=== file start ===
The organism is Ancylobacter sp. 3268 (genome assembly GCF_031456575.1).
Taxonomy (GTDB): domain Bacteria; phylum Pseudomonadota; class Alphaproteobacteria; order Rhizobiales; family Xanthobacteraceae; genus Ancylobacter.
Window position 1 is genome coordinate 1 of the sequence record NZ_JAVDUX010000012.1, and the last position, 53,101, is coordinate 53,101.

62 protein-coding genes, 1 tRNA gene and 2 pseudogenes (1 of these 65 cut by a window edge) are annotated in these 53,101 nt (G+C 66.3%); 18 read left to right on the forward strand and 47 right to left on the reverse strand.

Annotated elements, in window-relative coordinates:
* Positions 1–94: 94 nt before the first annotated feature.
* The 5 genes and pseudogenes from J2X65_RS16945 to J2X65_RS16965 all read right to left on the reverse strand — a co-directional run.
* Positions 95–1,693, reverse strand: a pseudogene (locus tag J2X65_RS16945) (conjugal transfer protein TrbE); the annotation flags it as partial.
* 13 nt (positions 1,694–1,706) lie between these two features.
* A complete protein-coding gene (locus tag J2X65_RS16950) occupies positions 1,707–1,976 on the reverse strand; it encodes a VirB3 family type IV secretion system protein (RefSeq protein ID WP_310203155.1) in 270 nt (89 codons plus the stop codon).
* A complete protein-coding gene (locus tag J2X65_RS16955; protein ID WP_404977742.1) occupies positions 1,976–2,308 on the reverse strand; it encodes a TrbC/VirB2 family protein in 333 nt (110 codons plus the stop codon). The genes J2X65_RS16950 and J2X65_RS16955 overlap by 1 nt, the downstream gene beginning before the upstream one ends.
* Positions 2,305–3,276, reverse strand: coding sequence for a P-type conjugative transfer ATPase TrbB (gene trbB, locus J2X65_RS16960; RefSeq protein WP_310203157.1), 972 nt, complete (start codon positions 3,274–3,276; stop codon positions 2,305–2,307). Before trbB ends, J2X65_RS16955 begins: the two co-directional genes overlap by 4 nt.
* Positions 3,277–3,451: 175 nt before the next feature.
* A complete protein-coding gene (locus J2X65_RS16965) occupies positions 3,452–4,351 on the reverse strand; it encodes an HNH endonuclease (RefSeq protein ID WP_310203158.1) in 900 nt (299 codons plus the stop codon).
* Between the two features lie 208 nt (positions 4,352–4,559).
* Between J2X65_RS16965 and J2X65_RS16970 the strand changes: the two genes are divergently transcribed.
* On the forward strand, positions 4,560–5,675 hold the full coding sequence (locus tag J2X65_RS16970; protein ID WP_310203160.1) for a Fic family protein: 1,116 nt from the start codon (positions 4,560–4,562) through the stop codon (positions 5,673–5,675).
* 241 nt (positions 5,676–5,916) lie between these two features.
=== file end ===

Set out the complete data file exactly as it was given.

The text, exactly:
The organism is Ancylobacter sp. 3268 (genome assembly GCF_031456575.1).
Taxonomy (GTDB): domain Bacteria; phylum Pseudomonadota; class Alphaproteobacteria; order Rhizobiales; family Xanthobacteraceae; genus Ancylobacter.
Window position 1 is genome coordinate 1 of the sequence record NZ_JAVDUX010000012.1, and the last position, 53,101, is coordinate 53,101.

62 protein-coding genes, 1 tRNA gene and 2 pseudogenes (1 of these 65 cut by a window edge) are annotated in these 53,101 nt (G+C 66.3%); 18 read left to right on the forward strand and 47 right to left on the reverse strand.

Annotated elements, in window-relative coordinates:
* Positions 1–94: 94 nt before the first annotated feature.
* The 5 genes and pseudogenes from J2X65_RS16945 to J2X65_RS16965 all read right to left on the reverse strand — a co-directional run.
* Positions 95–1,693, reverse strand: a pseudogene (locus tag J2X65_RS16945) (conjugal transfer protein TrbE); the annotation flags it as partial.
* 13 nt (positions 1,694–1,706) lie between these two features.
* A complete protein-coding gene (locus tag J2X65_RS16950) occupies positions 1,707–1,976 on the reverse strand; it encodes a VirB3 family type IV secretion system protein (RefSeq protein ID WP_310203155.1) in 270 nt (89 codons plus the stop codon).
* A complete protein-coding gene (locus tag J2X65_RS16955; protein ID WP_404977742.1) occupies positions 1,976–2,308 on the reverse strand; it encodes a TrbC/VirB2 family protein in 333 nt (110 codons plus the stop codon). The genes J2X65_RS16950 and J2X65_RS16955 overlap by 1 nt, the downstream gene beginning before the upstream one ends.
* Positions 2,305–3,276, reverse strand: coding sequence for a P-type conjugative transfer ATPase TrbB (gene trbB, locus J2X65_RS16960; RefSeq protein WP_310203157.1), 972 nt, complete (start codon positions 3,274–3,276; stop codon positions 2,305–2,307). Before trbB ends, J2X65_RS16955 begins: the two co-directional genes overlap by 4 nt.
* Positions 3,277–3,451: 175 nt before the next feature.
* A complete protein-coding gene (locus J2X65_RS16965) occupies positions 3,452–4,351 on the reverse strand; it encodes an HNH endonuclease (RefSeq protein ID WP_310203158.1) in 900 nt (299 codons plus the stop codon).
* Between the two features lie 208 nt (positions 4,352–4,559).
* Between J2X65_RS16965 and J2X65_RS16970 the strand changes: the two genes are divergently transcribed.
* On the forward strand, positions 4,560–5,675 hold the full coding sequence (locus tag J2X65_RS16970; protein ID WP_310203160.1) for a Fic family protein: 1,116 nt from the start codon (positions 4,560–4,562) through the stop codon (positions 5,673–5,675).
* 241 nt (positions 5,676–5,916) lie between these two features.